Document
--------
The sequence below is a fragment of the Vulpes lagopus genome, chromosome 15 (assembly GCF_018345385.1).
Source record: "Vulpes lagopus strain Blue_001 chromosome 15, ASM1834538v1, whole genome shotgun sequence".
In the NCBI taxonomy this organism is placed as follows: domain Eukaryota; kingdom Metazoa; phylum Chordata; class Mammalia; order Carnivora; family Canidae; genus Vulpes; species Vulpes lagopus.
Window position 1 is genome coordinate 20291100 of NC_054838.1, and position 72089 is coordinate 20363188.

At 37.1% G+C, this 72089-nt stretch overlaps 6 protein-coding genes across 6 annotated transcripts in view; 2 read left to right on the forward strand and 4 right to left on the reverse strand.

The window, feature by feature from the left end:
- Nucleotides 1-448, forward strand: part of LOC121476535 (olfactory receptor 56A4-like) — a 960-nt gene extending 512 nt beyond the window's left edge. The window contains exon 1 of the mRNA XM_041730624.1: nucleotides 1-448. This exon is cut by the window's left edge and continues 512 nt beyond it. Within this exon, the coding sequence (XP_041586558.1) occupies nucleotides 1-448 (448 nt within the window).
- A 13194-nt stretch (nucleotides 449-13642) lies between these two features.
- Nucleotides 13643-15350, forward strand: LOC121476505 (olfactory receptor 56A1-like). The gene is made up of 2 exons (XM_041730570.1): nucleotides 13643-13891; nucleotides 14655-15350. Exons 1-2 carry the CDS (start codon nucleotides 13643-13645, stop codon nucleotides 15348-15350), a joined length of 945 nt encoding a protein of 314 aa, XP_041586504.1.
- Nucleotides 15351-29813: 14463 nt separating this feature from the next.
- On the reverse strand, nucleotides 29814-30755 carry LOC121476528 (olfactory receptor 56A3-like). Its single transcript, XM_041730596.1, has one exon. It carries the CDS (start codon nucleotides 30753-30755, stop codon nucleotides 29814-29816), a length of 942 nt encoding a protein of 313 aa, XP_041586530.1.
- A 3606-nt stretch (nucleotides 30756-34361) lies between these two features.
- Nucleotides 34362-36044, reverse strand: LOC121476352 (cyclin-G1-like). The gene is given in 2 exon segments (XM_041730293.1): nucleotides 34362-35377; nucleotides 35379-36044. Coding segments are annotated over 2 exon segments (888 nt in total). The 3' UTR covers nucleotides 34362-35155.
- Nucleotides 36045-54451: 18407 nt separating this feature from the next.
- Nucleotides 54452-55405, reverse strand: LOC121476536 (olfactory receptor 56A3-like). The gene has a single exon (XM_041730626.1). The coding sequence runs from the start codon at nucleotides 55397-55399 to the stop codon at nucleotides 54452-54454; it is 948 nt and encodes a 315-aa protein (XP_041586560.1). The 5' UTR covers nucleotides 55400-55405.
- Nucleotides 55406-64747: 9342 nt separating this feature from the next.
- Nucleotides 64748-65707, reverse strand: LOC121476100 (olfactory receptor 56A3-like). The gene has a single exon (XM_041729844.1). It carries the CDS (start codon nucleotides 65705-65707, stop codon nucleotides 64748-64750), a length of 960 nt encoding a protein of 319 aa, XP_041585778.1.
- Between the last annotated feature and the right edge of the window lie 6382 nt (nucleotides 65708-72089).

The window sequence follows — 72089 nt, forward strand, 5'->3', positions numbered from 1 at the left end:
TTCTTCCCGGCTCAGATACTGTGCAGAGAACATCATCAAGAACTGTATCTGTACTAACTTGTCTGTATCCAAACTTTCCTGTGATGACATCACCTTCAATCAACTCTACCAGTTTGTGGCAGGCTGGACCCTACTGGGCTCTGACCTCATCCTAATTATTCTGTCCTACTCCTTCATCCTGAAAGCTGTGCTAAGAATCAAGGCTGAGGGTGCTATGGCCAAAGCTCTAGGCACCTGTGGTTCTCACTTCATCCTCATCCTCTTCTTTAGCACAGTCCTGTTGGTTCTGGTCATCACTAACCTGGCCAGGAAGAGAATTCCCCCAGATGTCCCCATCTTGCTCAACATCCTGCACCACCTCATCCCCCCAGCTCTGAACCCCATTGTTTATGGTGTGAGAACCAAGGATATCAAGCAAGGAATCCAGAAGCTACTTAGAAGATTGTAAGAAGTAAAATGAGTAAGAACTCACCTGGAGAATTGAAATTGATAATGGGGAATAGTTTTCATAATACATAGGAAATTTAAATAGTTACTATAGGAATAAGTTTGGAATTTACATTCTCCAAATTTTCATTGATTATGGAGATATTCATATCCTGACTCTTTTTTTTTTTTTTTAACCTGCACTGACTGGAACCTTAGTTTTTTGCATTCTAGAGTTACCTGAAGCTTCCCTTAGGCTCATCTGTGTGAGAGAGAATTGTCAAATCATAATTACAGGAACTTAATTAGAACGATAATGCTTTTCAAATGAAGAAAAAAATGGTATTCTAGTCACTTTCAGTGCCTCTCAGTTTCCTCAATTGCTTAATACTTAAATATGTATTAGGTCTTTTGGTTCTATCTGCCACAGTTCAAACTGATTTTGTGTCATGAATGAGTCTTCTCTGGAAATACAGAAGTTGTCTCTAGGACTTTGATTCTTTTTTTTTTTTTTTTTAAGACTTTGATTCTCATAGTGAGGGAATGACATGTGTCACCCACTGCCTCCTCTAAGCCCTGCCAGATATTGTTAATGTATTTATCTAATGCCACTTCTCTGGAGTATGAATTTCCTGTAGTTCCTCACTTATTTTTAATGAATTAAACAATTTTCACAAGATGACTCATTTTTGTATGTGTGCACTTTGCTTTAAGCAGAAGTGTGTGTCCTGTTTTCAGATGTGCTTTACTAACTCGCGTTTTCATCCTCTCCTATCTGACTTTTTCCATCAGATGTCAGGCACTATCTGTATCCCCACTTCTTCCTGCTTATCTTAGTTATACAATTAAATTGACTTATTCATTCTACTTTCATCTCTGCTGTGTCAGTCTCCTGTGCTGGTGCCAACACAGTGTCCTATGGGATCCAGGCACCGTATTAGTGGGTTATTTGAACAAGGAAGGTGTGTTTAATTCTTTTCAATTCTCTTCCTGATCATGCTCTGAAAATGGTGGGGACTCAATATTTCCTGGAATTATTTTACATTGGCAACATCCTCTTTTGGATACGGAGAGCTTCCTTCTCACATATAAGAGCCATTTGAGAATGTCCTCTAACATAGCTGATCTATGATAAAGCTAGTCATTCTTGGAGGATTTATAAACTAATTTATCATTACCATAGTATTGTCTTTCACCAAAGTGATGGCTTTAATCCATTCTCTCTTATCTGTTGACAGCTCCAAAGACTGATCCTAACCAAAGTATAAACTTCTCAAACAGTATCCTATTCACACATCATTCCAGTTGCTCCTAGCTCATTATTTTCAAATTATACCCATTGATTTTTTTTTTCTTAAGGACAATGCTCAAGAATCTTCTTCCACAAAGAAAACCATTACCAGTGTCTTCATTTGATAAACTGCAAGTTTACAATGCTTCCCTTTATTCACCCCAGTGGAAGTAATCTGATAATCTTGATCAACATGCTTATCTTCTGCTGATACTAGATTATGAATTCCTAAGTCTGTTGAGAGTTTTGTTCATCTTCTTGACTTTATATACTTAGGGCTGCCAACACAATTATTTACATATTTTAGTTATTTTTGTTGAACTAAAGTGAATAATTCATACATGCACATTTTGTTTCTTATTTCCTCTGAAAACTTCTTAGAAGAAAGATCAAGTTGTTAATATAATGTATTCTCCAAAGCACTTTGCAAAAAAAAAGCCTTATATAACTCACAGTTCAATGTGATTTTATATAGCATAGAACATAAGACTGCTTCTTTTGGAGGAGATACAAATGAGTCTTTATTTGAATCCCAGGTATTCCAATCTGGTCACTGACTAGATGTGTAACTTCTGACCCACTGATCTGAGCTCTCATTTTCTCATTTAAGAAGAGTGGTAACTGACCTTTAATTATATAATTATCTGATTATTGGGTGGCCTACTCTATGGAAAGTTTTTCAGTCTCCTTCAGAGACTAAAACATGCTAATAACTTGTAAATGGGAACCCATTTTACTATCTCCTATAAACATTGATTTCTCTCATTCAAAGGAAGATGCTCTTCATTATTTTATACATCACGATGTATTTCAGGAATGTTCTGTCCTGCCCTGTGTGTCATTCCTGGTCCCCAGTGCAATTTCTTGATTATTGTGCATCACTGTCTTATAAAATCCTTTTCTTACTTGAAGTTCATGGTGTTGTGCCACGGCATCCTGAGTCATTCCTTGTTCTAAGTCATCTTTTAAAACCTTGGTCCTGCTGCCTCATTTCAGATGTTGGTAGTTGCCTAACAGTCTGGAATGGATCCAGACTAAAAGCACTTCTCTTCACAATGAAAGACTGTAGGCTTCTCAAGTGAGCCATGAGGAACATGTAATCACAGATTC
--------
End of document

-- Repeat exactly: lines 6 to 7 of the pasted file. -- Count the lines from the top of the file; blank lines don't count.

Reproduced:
The window, feature by feature from the left end:
- Nucleotides 1-448, forward strand: part of LOC121476535 (olfactory receptor 56A4-like) — a 960-nt gene extending 512 nt beyond the window's left edge. The window contains exon 1 of the mRNA XM_041730624.1: nucleotides 1-448. This exon is cut by the window's left edge and continues 512 nt beyond it. Within this exon, the coding sequence (XP_041586558.1) occupies nucleotides 1-448 (448 nt within the window).